Wine on a dinner table doesn’t only look elegant but is a requirement. Having a wine cabinet cooler at home makes it easier for you to fulfil this requirement, every day, without any hassle to chill the particular type of wine to a certain temperature.
Many wine lovers believe that certain recipes of duck wine should be of a particular kind. This makes it extremely hard for people to buy wine for the duck. The good news is that having a little bit of wine knowledge might help you figure out which wines are likely to be a good match for your meals and which ones you should certainly avoid. You can become a wine expert by learning about your tastes and the main qualities of wine, and feel confident in picking a wonderful wine to pair with your duck meal.
Here is some basic information that you must have to buy the best kind of wine to go with duck!
The body of the wine
Wines are classified as having a light, full, or somewhere in between body. The wine’s “body” describes how heavy or light it feels in your mouth. Red wines, as well as wines manufactured from grapes cultivated in warmer climates rather than cooler ones, have a heavier body than white wines.
This information will certainly help you when you are out in the market looking at shelves full of different types of wine.
The alcohol content of the wine
The higher the percentage of alcohol in your glass of wine, the warmer your throat and back of the mouth will get. Most wines have 11 to 13 % alcohol by volume, but they can range from 5.5 to 20 %.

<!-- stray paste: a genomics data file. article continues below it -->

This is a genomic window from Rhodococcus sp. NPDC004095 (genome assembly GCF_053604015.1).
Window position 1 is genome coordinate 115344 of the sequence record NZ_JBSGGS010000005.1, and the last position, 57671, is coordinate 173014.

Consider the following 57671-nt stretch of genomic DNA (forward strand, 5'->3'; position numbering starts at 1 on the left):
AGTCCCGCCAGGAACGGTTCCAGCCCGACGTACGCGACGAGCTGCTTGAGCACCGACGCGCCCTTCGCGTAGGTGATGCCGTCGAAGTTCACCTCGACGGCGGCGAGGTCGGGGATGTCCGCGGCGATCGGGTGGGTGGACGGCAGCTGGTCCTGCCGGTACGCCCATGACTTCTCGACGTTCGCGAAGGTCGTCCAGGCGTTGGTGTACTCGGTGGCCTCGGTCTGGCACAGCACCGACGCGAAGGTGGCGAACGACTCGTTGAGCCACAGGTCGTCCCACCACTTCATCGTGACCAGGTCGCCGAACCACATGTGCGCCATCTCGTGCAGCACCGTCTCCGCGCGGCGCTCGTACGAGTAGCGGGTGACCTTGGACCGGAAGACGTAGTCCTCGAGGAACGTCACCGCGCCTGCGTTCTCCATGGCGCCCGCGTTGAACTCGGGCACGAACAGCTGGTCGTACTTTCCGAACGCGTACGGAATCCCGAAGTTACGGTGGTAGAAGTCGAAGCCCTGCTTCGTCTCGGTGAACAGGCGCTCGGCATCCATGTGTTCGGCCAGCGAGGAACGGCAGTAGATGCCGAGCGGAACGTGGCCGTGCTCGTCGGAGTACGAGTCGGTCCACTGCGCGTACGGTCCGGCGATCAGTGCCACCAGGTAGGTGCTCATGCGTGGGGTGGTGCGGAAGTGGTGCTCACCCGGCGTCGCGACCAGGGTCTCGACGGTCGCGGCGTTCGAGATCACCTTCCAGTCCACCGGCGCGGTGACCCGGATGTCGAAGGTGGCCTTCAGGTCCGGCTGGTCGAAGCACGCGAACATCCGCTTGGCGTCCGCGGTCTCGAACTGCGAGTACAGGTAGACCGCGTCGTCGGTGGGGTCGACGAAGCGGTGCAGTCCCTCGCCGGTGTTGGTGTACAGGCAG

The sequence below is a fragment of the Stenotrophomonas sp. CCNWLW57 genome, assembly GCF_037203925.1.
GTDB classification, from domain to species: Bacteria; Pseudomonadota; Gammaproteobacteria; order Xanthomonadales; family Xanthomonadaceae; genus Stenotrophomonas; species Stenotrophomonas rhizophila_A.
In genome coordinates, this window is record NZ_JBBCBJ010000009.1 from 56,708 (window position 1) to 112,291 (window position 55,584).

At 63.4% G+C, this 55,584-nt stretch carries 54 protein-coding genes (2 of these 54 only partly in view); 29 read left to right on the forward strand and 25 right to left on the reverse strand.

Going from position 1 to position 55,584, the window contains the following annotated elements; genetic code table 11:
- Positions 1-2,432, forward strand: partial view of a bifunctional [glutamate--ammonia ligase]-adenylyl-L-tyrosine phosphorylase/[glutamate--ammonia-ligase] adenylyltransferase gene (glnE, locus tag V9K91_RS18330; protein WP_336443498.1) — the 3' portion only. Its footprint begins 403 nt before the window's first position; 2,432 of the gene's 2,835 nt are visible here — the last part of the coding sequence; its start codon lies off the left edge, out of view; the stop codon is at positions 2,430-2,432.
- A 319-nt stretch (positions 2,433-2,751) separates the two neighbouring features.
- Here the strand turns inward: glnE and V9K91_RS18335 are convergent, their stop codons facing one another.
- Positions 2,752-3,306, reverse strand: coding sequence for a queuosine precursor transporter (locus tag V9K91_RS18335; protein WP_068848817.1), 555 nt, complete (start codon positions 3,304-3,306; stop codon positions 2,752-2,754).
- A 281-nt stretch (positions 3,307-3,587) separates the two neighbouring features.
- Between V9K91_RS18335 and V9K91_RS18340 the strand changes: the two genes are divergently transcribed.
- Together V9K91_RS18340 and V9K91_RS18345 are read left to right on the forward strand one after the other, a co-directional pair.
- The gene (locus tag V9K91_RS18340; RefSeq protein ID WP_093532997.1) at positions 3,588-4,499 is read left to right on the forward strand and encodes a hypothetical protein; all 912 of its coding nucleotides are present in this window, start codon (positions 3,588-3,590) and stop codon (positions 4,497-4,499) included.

Depending upon the time of the day and the type of duck you’re having, you should choose the right percentage of alcohol. Another thing to keep in mind would be your alcohol tolerance.
Tannins are phenolic substances found in grape skins. The wine will have a more bitter flavour when tannins are naturally present in the winemaking process or added through age. People frequently confuse the tannin level with the “dryness” of a wine, which actually refers to how sweet or not sweet a bottle of wine is because tannins tend to dry out your tongue. More tannins are incorporated throughout the red winemaking process, giving some red wines a distinctly dry and bitter finish.
The sweetness of the wine
The phrases “sweet,” “semi-sweet,” and “dry” are frequently used on wine labels. A dry wine is not sweet in the least. If you are having a very juicy and spicy duck dish, you should go for the wine that is labelled “sweet” or “semi-sweet”. The taste will help cut through the savouriness of the duck.
The acidity of the wine
Wines with high acidity taste tart and wines with low acidity taste smoother and richer.
Keeping in mind all these factors should help you buy the right kind of wine to be paired with your duck based meals. Remember, every recipe for duck tastes different and would be paired with different types of wine.